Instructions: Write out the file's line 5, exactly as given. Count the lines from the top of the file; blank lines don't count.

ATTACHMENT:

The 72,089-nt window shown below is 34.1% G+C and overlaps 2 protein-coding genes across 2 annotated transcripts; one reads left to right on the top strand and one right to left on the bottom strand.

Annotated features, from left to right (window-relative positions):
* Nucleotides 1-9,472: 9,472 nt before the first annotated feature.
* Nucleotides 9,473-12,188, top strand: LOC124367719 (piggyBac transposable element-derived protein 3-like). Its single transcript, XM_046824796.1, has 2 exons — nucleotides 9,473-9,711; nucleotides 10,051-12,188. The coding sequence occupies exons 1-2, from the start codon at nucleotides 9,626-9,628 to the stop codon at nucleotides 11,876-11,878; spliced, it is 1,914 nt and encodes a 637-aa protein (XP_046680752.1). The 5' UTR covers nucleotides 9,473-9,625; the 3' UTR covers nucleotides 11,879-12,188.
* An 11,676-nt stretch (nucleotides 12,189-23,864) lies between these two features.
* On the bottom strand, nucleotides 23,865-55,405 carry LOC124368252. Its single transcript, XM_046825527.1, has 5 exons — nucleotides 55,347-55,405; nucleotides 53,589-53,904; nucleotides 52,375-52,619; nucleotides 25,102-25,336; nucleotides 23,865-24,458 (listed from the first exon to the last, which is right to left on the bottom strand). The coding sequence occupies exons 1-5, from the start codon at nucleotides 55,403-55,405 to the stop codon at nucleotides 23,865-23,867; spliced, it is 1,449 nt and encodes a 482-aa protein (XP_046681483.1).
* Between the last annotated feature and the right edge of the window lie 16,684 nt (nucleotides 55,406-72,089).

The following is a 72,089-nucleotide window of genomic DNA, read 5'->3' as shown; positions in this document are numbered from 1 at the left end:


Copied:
* An 11,676-nt stretch (nucleotides 12,189-23,864) lies between these two features.